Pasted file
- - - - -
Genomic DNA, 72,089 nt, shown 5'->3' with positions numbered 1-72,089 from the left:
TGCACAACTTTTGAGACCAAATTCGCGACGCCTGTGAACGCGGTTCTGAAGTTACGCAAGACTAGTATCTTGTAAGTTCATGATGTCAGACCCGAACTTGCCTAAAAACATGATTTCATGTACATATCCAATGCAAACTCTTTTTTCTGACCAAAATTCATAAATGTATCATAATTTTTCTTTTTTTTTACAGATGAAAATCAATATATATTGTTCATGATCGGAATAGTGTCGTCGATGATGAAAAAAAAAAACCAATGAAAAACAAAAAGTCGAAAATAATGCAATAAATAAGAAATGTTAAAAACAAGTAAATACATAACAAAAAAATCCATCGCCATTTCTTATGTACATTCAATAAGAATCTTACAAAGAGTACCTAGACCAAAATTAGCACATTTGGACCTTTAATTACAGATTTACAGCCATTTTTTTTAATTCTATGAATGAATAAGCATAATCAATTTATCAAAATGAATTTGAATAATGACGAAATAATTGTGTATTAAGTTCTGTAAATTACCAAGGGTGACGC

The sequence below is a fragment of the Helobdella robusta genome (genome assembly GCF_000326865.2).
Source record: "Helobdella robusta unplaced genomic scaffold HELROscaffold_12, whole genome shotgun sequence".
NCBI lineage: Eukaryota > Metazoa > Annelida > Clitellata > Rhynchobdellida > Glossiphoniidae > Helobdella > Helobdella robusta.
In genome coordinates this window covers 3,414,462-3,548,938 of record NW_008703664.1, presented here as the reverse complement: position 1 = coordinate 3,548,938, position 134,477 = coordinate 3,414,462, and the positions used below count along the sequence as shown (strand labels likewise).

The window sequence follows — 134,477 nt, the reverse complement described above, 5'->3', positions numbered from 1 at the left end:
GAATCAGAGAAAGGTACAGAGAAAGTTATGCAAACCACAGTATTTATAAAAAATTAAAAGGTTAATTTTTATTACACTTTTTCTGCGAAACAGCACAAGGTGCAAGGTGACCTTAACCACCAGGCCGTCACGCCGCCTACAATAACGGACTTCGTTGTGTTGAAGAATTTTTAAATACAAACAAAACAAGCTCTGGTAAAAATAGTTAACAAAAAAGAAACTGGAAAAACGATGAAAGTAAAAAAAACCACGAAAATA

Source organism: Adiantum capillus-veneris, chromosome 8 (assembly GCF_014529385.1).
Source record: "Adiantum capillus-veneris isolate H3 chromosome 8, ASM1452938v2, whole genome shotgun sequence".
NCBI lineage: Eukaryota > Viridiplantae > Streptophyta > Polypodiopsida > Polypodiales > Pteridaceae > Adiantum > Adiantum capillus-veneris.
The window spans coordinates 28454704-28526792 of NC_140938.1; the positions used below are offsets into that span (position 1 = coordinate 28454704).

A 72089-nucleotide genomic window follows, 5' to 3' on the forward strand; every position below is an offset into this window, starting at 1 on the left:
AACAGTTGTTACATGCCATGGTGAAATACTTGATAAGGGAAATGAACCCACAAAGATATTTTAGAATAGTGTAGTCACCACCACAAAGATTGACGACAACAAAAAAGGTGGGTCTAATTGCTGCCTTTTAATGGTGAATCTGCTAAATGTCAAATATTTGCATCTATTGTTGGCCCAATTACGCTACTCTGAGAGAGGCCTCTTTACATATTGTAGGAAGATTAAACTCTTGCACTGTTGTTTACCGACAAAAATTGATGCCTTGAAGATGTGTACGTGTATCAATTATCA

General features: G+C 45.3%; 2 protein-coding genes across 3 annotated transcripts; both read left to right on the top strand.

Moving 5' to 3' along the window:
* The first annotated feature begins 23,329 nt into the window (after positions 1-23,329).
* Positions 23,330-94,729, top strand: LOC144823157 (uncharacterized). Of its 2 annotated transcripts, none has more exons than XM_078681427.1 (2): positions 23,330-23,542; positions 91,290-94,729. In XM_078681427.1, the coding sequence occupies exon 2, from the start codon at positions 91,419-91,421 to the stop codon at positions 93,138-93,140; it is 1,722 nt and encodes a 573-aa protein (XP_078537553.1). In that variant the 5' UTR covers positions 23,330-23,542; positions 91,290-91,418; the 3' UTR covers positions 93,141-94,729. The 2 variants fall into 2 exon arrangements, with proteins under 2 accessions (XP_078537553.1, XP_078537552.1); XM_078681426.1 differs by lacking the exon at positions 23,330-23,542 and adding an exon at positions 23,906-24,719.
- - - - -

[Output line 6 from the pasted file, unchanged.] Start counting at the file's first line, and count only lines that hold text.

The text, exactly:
In genome coordinates this window covers 3,414,462-3,548,938 of record NW_008703664.1, presented here as the reverse complement: position 1 = coordinate 3,548,938, position 134,477 = coordinate 3,414,462, and the positions used below count along the sequence as shown (strand labels likewise).